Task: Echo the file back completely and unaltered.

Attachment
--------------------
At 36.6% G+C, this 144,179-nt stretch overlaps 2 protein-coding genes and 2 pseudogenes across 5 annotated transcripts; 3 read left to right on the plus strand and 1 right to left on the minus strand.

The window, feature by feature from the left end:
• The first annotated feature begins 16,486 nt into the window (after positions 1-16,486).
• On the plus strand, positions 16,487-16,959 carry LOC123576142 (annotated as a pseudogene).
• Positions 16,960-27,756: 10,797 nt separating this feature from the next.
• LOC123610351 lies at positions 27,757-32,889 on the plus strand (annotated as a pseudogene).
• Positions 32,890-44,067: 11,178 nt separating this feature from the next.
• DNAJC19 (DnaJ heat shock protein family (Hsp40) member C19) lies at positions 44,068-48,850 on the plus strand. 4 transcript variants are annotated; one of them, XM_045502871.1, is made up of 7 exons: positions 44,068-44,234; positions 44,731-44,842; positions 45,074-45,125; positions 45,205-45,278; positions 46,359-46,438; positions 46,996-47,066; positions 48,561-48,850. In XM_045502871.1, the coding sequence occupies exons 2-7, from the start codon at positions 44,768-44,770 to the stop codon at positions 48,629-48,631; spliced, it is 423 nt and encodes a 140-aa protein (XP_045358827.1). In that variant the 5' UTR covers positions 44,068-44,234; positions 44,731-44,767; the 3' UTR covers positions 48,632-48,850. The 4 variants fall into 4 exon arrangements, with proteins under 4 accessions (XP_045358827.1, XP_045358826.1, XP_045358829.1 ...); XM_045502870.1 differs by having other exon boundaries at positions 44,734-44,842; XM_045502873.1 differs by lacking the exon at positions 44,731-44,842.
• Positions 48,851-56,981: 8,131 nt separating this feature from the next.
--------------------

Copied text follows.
At 36.6% G+C, this 144,179-nt stretch overlaps 2 protein-coding genes and 2 pseudogenes across 5 annotated transcripts; 3 read left to right on the plus strand and 1 right to left on the minus strand.

The window, feature by feature from the left end:
• The first annotated feature begins 16,486 nt into the window (after positions 1-16,486).
• On the plus strand, positions 16,487-16,959 carry LOC123576142 (annotated as a pseudogene).
• Positions 16,960-27,756: 10,797 nt separating this feature from the next.
• LOC123610351 lies at positions 27,757-32,889 on the plus strand (annotated as a pseudogene).
• Positions 32,890-44,067: 11,178 nt separating this feature from the next.
• DNAJC19 (DnaJ heat shock protein family (Hsp40) member C19) lies at positions 44,068-48,850 on the plus strand. 4 transcript variants are annotated; one of them, XM_045502871.1, is made up of 7 exons: positions 44,068-44,234; positions 44,731-44,842; positions 45,074-45,125; positions 45,205-45,278; positions 46,359-46,438; positions 46,996-47,066; positions 48,561-48,850. In XM_045502871.1, the coding sequence occupies exons 2-7, from the start codon at positions 44,768-44,770 to the stop codon at positions 48,629-48,631; spliced, it is 423 nt and encodes a 140-aa protein (XP_045358827.1). In that variant the 5' UTR covers positions 44,068-44,234; positions 44,731-44,767; the 3' UTR covers positions 48,632-48,850. The 4 variants fall into 4 exon arrangements, with proteins under 4 accessions (XP_045358827.1, XP_045358826.1, XP_045358829.1 ...); XM_045502870.1 differs by having other exon boundaries at positions 44,734-44,842; XM_045502873.1 differs by lacking the exon at positions 44,731-44,842.
• Positions 48,851-56,981: 8,131 nt separating this feature from the next.